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Senior outfielder Tommy Courtney during the game against Dartmouth at Meiklejohn Stadium on April 3. Credit: Nicholas Fernandez

The Penn baseball seniors are turning their last dance into a memorable one, as the Quakers currently stand at a great spot to aim for an Ivy League title. Among those seniors is Tommy Courtney, a former high school football captain, and now an essential player of Penn's outfield who's batted .339 at the plate so far this season. We asked Courtney 15 questions about his sport, his time at Penn, and what his plans are for after his time with the Quakers.

1. Hi Tommy, could you briefly introduce yourself?

I’m a Senior from Mahopac, N.Y., majoring in political science here at Penn.

2. When did you start playing baseball?

As long as I can remember … probably [at age] 4.

3. What is your favorite baseball team?

Yankees for sure.

4. What is your favorite sport outside of baseball? Any team in particular?

I’m a big football guy, I would say. I played football growing up and was close to playing football in college. I’m a big Giants fan.

5. How did you fare through the pandemic cancellations?

It was tough, we did the best we could. I did a lot of weight training and speed training, and just general training. But, baseball-wise, it was tough. [We did] any kind of cage work we could outside … when I was at home, I did some stuff with some local athletes trying to stay sharp.

6. What is your favorite part about playing baseball for Penn?

Just being able to go out and play with some of my best friends. I’ve made some good friends over here, we’ve got a real tight-knit group of guys, and it’s been just really fun being able to play with them these past couple of years. A lot of these guys make it worth it, and I appreciate being able to play with them every day.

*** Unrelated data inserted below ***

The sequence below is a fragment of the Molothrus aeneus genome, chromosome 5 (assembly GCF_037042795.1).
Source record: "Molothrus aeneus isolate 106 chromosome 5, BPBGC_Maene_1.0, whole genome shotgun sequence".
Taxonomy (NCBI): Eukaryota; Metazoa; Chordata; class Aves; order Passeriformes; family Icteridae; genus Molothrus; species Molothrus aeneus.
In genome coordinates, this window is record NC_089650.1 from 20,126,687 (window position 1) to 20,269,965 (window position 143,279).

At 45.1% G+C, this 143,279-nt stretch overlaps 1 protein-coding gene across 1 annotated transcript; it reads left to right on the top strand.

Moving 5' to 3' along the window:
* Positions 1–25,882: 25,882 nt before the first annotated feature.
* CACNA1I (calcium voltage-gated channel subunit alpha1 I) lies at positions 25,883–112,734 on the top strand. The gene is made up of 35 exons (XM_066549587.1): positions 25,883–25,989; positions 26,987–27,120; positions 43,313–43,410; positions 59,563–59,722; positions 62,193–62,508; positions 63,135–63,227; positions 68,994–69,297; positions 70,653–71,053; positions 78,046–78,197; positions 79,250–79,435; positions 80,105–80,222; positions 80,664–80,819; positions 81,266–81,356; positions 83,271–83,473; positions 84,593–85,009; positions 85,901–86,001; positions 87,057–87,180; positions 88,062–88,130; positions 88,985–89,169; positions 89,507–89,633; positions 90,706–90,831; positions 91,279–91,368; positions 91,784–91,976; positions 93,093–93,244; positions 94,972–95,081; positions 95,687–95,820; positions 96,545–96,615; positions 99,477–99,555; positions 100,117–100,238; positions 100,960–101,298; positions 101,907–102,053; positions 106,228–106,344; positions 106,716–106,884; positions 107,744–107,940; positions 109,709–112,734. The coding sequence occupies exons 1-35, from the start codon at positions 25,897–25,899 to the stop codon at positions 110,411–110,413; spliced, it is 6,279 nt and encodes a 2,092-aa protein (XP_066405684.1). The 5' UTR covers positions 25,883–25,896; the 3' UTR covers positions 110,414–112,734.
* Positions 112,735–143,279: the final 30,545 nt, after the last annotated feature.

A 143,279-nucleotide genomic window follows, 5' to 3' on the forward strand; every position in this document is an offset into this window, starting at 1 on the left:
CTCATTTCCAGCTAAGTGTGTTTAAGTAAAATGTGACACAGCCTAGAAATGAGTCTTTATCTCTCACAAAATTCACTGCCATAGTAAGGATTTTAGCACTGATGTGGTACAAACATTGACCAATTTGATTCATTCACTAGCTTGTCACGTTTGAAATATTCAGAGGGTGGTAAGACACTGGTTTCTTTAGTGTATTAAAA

7. Penn is one of the best teams in the Ivy League at the moment. What will be the key to chasing that title?

Just not straying from what we do. All of us have our role, and we stay within ourselves and compete, which is a big part of our success. I think if we just stay the course and stay locked into what we've been doing and what we’re capable of, everything will take care of itself.

8. Anybody on the team you’d like to shout out? Maybe any seniors?

The seniors are awesome. We have a real tight-knit group, we have a bunch of guys we are really close with: Craig Larsen, Kevin [Eaise], Joe [Miller]. Andrew Hernandez has been a little banged up, but he still shows up to work every day. I’m sure he’ll be back as soon as he can. We have a transfer senior, Sam Bennet, who pitched really well for us so far this year. We’ve got a really good group of older guys, which kind of sets the tone and helps the group of young guys.

9. What is your favorite movie?

Gladiator with Russell Crowe, that’s what I go with.

10. What is your favorite song?

Probably “From Austin” by Zach Bryan. I’m a big country music [fan], country music all the way.

11. What are your post-graduation plans?

Just because of the pandemic and the extra year of eligibility that we got, I’m going to play another year of college baseball. I’m going to graduate school at the University of Virginia. It’s a good opportunity and should be fun. I haven’t decided [what I want to study] yet … maybe public administration or athletic administration.

12. What is your favorite non-baseball activity?

This might be strange, but I really like playing tennis. I like tennis a lot, or pickup basketball probably. But yeah, something along those lines.

13. What is one thing you will miss about Penn?

Definitely the guys here. We’ve been through a lot, and we’ve become a pretty tight-knit group, so I’ll miss them for sure.

14. How will you look back on your time at Penn?

Definitely fondly, definitely good memories. Like I said, there have been some ups and downs, but I really enjoyed my time here. I love Philadelphia, it’s been a really fun place to go to school. It went quick, really quick, I’ll say that.

15. What is one thing you’ve learned in your time at Penn?

There [are] going to be ups and downs for sure, and if you stay the course, things work out … not letting your highs get too high and lows get too low and keep an even head. That’s been my takeaway from the time with the pandemic and my time here so far.